Home Equity Conversion is a term used among federal government housing specialists and among some reverse mortgage lenders to refer to the practice of taking out a loan on a home in which the borrower holds substantial equity. The equity – that portion of the home that the borrower has paid off – acts as collateral for the new loan. The term can apply to regular home equity loans which are also known as second mortgages. More often however, it is used in reference to reverse mortgages. Because reverse mortgages require that the original mortgage be paid off, the reverse mortgage becomes the primary mortgage.
The Department of Housing and Urban Development (HUD) calls reverse mortgages HECMs, which stands for Home Equity Conversion Mortgages. The difference between a standard home equity loan and a reverse mortgage is that on a reverse mortgage, no payment is required unless the borrower dies or decides to sell the home and move.
There are two principal differences between a reverse mortgage and a home equity loan. The first is this fact that that a reverse mortgage is designed such that no monthly payments are required. The home provides the collateral for the mortgage, which is paid off in total when the homeowner dies or sells. The second is that since monthly payments are required, there is no income requirement for the potential borrower.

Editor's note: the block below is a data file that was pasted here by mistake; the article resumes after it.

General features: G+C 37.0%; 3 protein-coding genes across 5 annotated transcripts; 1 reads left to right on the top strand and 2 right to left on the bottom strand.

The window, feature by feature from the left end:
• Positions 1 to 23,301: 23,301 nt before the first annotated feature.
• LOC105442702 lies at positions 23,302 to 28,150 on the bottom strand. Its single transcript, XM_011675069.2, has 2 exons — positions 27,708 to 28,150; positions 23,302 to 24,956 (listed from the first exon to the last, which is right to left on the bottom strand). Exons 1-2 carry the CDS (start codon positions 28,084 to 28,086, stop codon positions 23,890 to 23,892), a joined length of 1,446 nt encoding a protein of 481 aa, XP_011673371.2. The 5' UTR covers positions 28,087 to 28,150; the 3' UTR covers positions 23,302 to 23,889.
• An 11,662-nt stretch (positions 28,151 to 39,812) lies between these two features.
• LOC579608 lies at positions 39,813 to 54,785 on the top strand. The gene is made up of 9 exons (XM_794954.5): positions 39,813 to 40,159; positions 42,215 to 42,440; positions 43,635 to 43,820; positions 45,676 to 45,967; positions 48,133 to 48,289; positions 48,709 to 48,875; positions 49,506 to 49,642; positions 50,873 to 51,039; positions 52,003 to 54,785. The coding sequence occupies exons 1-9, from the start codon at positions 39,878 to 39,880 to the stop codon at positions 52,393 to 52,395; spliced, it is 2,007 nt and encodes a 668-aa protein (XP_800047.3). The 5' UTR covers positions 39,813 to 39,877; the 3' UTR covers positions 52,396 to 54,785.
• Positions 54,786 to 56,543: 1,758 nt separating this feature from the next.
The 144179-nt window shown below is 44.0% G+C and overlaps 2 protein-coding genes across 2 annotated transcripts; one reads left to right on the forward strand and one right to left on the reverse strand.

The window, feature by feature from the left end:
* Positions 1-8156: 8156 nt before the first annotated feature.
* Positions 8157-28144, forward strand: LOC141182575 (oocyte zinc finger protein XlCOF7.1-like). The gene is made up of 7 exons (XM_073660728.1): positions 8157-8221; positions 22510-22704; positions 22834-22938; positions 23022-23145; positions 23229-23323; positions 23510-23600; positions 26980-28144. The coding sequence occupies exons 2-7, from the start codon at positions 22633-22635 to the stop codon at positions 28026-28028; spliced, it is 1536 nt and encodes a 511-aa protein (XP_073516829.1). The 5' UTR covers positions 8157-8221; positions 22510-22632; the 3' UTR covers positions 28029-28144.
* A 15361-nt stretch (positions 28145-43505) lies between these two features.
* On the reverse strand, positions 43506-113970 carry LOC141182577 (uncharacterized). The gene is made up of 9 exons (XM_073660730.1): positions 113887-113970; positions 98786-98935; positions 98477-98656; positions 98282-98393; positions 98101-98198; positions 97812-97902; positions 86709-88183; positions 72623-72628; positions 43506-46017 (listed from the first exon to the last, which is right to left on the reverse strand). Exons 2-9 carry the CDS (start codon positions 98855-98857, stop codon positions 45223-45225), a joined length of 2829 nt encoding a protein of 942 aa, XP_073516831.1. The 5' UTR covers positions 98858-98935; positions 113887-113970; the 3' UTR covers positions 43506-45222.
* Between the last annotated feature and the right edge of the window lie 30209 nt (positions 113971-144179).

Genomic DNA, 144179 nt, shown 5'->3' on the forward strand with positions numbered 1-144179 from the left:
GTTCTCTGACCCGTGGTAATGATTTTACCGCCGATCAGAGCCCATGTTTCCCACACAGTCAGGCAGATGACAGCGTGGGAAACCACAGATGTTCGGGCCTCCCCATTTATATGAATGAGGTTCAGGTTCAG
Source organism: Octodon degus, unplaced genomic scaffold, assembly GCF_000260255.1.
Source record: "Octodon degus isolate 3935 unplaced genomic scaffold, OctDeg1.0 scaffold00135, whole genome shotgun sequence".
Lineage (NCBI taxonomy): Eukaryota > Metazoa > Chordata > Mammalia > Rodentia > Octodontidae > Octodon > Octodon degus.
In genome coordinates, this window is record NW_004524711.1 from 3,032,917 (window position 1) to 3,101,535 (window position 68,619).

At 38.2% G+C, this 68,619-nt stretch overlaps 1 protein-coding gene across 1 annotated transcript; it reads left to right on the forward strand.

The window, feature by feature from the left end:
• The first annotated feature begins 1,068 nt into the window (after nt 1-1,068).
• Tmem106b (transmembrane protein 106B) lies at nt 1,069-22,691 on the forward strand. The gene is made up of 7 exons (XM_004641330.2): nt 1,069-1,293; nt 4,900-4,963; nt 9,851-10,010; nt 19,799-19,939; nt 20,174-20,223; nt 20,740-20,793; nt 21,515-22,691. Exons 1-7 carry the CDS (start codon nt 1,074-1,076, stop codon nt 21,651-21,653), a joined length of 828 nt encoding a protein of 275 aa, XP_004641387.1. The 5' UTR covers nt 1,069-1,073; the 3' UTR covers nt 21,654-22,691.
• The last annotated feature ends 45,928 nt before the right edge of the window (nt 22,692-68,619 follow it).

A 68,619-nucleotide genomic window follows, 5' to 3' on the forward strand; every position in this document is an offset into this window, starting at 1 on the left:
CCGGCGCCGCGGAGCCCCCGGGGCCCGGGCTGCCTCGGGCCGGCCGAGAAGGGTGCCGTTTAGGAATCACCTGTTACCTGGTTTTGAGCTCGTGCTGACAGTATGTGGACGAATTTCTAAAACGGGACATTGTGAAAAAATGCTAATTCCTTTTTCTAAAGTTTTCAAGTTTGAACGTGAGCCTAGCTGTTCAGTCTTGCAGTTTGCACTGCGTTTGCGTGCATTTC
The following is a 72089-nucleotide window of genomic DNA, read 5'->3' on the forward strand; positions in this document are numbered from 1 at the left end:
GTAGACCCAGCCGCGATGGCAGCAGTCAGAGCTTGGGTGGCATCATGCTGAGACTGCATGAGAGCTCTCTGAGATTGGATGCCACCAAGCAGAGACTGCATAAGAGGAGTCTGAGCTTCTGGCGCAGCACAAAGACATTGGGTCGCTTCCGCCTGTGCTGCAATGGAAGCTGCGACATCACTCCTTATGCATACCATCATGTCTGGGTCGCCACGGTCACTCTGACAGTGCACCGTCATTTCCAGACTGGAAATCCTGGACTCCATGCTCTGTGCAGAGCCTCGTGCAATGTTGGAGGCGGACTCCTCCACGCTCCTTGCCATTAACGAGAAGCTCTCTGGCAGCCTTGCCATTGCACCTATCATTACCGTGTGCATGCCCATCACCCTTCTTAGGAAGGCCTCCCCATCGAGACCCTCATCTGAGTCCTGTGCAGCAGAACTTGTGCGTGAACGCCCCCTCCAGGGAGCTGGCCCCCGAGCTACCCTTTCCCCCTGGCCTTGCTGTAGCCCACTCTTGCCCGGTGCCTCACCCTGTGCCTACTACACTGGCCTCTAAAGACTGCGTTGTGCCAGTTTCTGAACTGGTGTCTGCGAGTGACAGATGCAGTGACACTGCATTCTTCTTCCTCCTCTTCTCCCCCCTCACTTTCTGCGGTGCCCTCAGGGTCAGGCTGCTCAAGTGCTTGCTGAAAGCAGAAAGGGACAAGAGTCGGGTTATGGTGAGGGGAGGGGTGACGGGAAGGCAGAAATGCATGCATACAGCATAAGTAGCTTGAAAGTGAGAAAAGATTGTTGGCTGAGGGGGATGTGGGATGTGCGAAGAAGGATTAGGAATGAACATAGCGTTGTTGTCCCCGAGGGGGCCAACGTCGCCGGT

A regular mortgage provides that the borrower acquires equity in the home by making monthly payments. The reverse of that process is the lender providing you, the homeowner, with cash in return for equity in your home. That’s the origin of the term “reverse mortgage” for the process of home equity conversion.
Under the terms of a reverse mortgage (or HECM) you are required to pay off any remaining balance owed on your original mortgage. In addition most people finance the closing costs on a reverse mortgage from the cash provided by the new loan. The amount that remains can be provided in a lump sum or as a monthly stipend – much like you used to provide a monthly stipend to the lender on your original loan.
One of the most compelling features of a home equity conversion loan is that the borrower can remain in the home for as long as he or she lives. No holder of a reverse mortgage can be forced from their home. At least, that is true for borrowers with a HUD approved reverse mortgage. It pays to go through the HUD reverse mortgage counseling process in order to insure that you receive a safe loan.
Click here to contact a Reverse mortgage lender regarding an HECM.